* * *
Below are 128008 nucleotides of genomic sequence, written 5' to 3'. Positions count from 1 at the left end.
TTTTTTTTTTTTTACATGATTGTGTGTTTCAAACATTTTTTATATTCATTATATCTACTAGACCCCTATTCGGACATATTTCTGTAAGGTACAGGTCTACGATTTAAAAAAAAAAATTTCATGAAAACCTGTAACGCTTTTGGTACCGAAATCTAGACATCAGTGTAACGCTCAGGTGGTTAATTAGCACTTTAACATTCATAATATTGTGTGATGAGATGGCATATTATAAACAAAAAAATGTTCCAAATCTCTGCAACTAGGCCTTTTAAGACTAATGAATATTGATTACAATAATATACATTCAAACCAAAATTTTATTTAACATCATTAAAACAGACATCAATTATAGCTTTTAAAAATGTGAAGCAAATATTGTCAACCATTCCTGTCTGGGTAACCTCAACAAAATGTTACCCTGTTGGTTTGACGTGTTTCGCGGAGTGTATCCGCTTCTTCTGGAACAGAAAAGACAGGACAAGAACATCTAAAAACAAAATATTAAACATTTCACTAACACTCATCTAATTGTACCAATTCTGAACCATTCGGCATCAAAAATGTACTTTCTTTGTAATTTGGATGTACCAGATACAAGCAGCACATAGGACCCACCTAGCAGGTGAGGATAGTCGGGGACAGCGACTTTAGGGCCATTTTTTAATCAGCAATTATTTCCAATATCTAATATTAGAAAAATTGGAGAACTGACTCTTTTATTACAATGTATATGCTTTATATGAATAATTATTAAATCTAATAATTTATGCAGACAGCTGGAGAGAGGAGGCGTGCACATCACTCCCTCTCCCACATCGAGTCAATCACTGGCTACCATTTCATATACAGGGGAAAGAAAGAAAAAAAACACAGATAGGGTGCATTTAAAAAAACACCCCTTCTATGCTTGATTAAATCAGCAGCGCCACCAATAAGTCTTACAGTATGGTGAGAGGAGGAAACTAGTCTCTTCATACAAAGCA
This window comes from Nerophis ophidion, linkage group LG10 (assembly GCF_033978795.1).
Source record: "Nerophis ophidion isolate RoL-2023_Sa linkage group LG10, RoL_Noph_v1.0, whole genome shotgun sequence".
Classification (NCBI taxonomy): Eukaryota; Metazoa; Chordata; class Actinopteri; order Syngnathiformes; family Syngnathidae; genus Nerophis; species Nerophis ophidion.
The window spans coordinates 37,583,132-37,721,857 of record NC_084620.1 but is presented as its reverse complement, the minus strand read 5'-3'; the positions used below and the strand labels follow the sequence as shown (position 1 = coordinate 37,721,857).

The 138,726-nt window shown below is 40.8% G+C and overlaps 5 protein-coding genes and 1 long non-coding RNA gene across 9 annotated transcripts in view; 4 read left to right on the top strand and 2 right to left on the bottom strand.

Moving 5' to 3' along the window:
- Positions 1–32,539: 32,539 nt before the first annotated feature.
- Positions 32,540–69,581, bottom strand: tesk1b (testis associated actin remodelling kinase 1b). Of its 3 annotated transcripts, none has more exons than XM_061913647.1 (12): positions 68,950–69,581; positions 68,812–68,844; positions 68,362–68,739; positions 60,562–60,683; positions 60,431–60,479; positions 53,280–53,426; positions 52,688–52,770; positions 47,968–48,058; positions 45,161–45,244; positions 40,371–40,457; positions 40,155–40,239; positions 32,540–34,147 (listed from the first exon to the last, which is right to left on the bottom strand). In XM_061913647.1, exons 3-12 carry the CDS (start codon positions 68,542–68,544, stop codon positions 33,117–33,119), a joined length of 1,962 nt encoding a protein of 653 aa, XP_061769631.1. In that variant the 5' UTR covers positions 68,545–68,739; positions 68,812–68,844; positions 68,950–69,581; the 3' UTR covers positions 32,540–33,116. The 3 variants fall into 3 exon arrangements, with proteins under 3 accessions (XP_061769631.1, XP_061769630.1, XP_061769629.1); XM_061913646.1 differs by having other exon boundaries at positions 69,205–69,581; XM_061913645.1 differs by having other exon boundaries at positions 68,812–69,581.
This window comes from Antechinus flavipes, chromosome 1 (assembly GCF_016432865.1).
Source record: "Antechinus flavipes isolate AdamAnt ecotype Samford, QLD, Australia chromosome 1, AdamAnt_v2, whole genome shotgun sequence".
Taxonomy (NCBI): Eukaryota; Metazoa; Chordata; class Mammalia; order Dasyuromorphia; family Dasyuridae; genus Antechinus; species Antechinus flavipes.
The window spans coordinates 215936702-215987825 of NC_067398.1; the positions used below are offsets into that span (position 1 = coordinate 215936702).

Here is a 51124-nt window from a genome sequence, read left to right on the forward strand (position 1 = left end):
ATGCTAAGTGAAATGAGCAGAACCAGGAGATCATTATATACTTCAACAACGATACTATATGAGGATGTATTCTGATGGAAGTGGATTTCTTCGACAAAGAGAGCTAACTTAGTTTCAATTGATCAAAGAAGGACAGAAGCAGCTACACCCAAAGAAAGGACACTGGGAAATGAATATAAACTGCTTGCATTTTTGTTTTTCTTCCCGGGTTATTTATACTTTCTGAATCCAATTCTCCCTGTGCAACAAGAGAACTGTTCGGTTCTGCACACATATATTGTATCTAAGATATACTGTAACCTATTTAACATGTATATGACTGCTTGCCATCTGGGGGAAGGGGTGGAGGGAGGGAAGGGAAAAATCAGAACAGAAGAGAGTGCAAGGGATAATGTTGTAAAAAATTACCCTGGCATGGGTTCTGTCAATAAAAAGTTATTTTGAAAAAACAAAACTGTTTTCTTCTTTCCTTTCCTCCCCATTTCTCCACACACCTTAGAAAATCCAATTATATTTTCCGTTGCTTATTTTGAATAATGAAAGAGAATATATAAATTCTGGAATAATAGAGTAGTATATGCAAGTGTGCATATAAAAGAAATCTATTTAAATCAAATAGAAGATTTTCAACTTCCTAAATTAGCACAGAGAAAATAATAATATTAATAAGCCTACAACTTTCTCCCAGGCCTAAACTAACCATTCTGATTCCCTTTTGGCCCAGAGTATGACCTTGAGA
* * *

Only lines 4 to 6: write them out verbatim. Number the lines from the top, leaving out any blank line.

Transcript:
Source record: "Nerophis ophidion isolate RoL-2023_Sa linkage group LG10, RoL_Noph_v1.0, whole genome shotgun sequence".
Classification (NCBI taxonomy): Eukaryota; Metazoa; Chordata; class Actinopteri; order Syngnathiformes; family Syngnathidae; genus Nerophis; species Nerophis ophidion.
The window spans coordinates 37,583,132-37,721,857 of record NC_084620.1 but is presented as its reverse complement, the minus strand read 5'-3'; the positions used below and the strand labels follow the sequence as shown (position 1 = coordinate 37,721,857).